Sunday, March 16, 2008

Danish banks offering sharia-compliant loans

I've often wondered how one mortgage can be compliant with Islamic law and another not. After all, there's no incentive for a lender to loan money to a borrower without getting more money back than what is loaned. Money, after all, costs money. So I read with some interest this article in Denmark's Jyllands-Posten which gave a rough description of how the loans work.
What makes this loan different from an ordinary loan is that Amanah [the 'lending' company] buys the property that the customer is interested in and then sells it to the customer with a conditional deed, so that the buyer can use the property but will only own it outright after the last mortgage payment is made, typically after 30 years.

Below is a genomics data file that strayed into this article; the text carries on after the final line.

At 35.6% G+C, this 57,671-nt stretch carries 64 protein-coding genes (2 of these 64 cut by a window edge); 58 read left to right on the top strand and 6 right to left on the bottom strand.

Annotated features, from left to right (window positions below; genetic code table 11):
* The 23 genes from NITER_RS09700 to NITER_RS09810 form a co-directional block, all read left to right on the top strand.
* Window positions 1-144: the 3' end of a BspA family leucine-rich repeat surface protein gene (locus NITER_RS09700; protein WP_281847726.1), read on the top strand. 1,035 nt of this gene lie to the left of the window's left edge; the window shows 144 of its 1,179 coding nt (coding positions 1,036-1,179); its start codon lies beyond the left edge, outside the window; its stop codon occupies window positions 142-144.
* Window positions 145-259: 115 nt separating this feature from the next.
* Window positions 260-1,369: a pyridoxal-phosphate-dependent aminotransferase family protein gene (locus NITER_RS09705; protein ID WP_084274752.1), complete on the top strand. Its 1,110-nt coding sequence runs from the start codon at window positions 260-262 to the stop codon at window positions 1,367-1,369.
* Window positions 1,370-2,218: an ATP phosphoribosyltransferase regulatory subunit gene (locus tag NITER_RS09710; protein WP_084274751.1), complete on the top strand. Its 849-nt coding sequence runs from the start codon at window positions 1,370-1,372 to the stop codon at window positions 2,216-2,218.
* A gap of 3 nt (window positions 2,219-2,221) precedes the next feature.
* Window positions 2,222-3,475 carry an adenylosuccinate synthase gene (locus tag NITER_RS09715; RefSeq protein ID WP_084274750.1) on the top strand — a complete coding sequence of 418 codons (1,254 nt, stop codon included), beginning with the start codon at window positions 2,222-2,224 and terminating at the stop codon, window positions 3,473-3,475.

This model is based on the Sharia-approved Islamic financing system, which involves 'Musharaka' (partnership), 'Ijara' (rent) and future ownership, 'Tamalluk'. The property buyer does not pay interest on the loan and therefore does not create debt.
So it seems that the problem with conventional lending as we in the west know it is the creation of debt. But how does this sharia-compliant loan not create debt? If the borrower must "rent" the property for a period of 30 years, has he not taken on a debt equal to the yearly rent times 30? I don't believe for a moment that there isn't a clause in the "lease" providing for stiff and substantial penalties if the "renter" terminates the "lease" before 30 years are up.

If the issue is the interest on the loan, then this amounts to nothing more than pulling a fast one on Allah by paying someone else to pay the interest on behalf of the borrower.

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